CIS: Interview with Otto Penzler

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Classics in September — Surely there are few people on the planet who are more knowledgeable on the topic of crime fiction than Otto Penzler. The American author, editor and publisher won an Edgar Award back in 1977 for co-writing the Encyclopedia of Mystery and Detection, and he picked up another one in 2010 for The Lineup: The World’s Greatest Crime Writers Tell the Inside Story of Their Greatest Detectives. He has many more accolades to his name, and ran the Mysterious Bookshop in New York for 25 years. But perhaps he is best known for founding Mysterious Press, publishing thousands of crime fiction titles, and working with writers such as Ed McBain, Len Deighton, PD James, Patricia Highsmith, Lawrence Block and many more.

Today, publishes a wonderful range of retro crime classics – noir, suspense, hardboiled, police procedurals, thrillers… you name it. And the company has just brought out the digital version of Penzler’s award winning book The Great Detectives. As part of our Classics in September series, Otto Penzler joins us to talk about what he loves about the crime genre…

First off, can you tell us a bit about why you became interested in mystery in the first place, and what you love most about it?
Having been an English major at the University of Michigan, I just wanted to read light, undemanding books just for the fun of it when I came back to New York, so I started to read detective fiction, which I hadn’t done when I was younger. When I came across Raymond Chandler, Dashiell Hammett, James M Cain, and others, I soon learned that the best mystery writers had as much depth and literary style as mainstream fiction writers did. At the same time, I began to collect first editions of mystery fiction, which was extremely affordable back then since there was little competition for books. I amassed a sizable library pretty quickly, feeding my reading habit – three or four books a week.

Do you have a favourite type of mystery novel?
Though I read across the spectrum in my early years, I focused on Victorian novels – Wilkie Collins remains my favourite – and the Golden Age, especially John Dickson Carr, Agatha Christie, SS Van Dine, Christianna Brand and Ellery Queen. Today, I am less demanding of the plot strictures of the pure detective novels, but much prefer authors with a real sense of literary style. Thomas H Cook, KC Constantine, Michael Connelly, Joyce Carol Oates, Elmore Leonard, Charles McCarry and John le Carre, back when he was good. They are all different from each other but all create fully credible characters and use language in a way that echoes in the memory.

What are some classic mystery titles that have influenced you the most?
I’m not sure about influence, since I don’t, or can’t, write fiction, but probably The Woman in White, The Hound of the Baskervilles, The Maltese Falcon and The Big Sleep were significant to me because the first two made me fall in love with the genre and the latter two showed me that entertaining novels can also have profundity and poetry.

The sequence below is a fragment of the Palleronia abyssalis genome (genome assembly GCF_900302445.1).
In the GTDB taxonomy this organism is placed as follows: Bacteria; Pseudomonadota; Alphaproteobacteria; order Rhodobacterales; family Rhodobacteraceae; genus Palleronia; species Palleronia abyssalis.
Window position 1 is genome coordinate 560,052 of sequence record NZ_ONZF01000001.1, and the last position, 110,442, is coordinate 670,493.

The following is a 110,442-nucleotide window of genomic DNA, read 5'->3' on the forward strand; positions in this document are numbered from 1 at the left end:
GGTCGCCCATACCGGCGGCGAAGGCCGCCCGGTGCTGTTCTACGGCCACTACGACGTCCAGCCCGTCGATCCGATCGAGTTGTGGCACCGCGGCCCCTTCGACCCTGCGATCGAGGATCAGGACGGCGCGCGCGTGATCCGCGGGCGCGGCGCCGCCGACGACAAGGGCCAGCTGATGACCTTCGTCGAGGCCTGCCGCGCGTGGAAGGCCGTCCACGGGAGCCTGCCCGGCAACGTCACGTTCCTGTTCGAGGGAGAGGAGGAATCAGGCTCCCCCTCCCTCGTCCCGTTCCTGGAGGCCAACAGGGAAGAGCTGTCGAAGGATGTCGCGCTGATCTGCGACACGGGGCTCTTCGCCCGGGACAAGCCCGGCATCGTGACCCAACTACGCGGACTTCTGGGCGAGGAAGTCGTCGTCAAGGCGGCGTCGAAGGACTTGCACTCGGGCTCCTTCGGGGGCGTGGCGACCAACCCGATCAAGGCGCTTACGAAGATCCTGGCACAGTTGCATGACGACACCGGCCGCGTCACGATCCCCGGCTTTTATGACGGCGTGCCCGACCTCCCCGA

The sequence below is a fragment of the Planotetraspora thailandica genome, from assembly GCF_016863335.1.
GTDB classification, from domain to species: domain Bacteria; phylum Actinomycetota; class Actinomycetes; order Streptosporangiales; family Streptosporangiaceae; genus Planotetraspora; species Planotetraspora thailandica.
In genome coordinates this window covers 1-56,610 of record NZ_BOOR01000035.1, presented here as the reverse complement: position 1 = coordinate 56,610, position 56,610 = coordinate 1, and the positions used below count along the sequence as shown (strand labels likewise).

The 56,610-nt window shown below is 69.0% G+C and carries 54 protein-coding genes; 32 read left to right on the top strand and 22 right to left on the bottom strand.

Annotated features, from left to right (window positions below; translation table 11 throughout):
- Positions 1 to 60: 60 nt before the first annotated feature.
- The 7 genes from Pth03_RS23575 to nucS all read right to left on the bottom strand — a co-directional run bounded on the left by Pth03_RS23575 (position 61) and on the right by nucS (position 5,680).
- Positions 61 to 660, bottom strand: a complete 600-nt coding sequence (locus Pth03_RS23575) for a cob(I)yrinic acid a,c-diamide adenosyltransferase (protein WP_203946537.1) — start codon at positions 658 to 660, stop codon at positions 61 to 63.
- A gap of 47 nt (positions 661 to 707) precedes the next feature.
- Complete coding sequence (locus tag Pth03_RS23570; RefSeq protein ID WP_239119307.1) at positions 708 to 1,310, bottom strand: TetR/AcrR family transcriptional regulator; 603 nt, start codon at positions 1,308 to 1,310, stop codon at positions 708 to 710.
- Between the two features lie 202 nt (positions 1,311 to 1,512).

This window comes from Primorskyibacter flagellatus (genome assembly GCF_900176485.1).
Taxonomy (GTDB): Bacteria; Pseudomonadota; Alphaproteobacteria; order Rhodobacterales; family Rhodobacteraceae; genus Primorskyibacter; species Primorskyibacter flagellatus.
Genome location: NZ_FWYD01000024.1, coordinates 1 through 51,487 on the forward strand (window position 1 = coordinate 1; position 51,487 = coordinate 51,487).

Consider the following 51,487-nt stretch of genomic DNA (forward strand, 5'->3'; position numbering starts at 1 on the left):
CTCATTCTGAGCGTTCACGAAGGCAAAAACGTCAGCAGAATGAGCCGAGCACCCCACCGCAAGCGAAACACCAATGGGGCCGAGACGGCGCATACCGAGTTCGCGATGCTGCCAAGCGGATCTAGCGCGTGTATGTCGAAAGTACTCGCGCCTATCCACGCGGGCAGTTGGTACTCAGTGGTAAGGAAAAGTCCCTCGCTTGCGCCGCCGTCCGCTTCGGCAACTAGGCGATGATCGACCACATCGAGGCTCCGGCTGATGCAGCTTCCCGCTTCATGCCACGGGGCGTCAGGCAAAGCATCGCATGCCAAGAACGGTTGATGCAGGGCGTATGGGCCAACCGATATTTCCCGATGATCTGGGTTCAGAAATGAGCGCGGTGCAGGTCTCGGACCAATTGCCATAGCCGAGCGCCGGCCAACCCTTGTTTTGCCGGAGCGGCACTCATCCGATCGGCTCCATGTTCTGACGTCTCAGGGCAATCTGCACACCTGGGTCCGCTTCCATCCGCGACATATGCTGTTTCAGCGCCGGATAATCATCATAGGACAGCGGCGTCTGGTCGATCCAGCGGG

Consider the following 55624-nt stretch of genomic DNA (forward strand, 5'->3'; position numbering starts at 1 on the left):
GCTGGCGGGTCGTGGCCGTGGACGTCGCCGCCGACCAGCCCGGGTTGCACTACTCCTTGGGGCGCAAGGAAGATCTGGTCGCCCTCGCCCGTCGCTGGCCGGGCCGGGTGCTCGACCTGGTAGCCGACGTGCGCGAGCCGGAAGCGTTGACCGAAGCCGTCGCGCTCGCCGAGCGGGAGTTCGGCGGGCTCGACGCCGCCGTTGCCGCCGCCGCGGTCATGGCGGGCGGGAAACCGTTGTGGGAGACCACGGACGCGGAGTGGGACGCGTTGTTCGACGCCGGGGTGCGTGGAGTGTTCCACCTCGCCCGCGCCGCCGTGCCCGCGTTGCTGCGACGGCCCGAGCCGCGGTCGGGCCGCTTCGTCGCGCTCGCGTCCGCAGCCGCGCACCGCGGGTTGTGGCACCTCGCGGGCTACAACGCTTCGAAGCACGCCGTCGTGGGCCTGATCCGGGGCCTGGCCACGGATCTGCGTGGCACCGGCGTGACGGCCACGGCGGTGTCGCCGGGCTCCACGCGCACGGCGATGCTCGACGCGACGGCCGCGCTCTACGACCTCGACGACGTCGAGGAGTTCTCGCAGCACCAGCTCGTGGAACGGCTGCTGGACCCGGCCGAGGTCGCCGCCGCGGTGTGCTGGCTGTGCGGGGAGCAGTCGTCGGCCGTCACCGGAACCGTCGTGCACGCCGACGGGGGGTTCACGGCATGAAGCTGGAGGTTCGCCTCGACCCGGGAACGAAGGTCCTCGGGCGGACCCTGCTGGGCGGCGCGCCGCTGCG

Any other favorites?
Too many to list, as one would expect with a half-century of reading, but a few books always spring to mind: James Crumley’s The Last Good Kiss, McCarry’s The Tears of Autumn, Ross Thomas’ Chinaman’s Chance, Cook’s Breakheart Hill, Ira Levin’s A Kiss Before Dying, Ross Macdonald’s The Chill, Thomas Harris’ Red Dragon, and pretty much everything written by Connelly, Nelson DeMille, Robert Crais, John D MacDonald, Robert B Parker and Rex Stout.

What makes you want to set aside a book in frustration?
Clichés. As soon as someone sees himself in a mirror and describes what he sees, or when the most brilliant nuclear physicist on the planet is a gorgeous 29-year-old woman, or there’s a fight with the hero knocking out four thugs with single punches, I’m gone. And clichés of language drive me up a wall… to use a cliché!

In your opinion, what’s one of the most underrated crime novels out there?
There are hundreds, maybe thousands. Of course, if I mention them, they won’t mean much because you probably never heard of them and they are, in all likelihood, unavailable. The early Moodrow novels by Stephen Solomita, most of the works of Stanley Ellin and KC Constantine, and a sublime, subtle suspense novel by Anne Fine titled The Killjoy.

As a publisher, editor, author and bookshop owner, no doubt you’ve met many talented crime writers. Which authors of early crime fiction would you love to have met?
Because my bookshop was located in the heart of Manhattan for more than a quarter of a century, pretty much every author came by, mostly on a regular basis, and I’m happy to say that many have become close friends over the years. I think it would have been great fun to meet some of the early espionage writers – John Buchan, E Phillips Oppenheim, Baroness Orczy – because they led such fascinating lives aside from their books. The same is true for Roald Dahl and Ian Fleming.

What Mysterious Press projects are you most excited about at the moment?
I’m totally jazzed about books on The Mysterious Press list for this fall: a totally new, previously unpublished book by Dashiell Hammett, Return of the Thin Man; the first in a World War I espionage series by the Pulitzer Prize winner Robert Olen Butler, The Hot Country; and Daddy Love, one of the darkest and most terrifying novels that Joyce Carol Oates has ever written. I’m also excited and nervous about being a guest of honour at Noircon in Philadelphia, proving that if you hang around long enough someone will notice and recognise you. Very nice.

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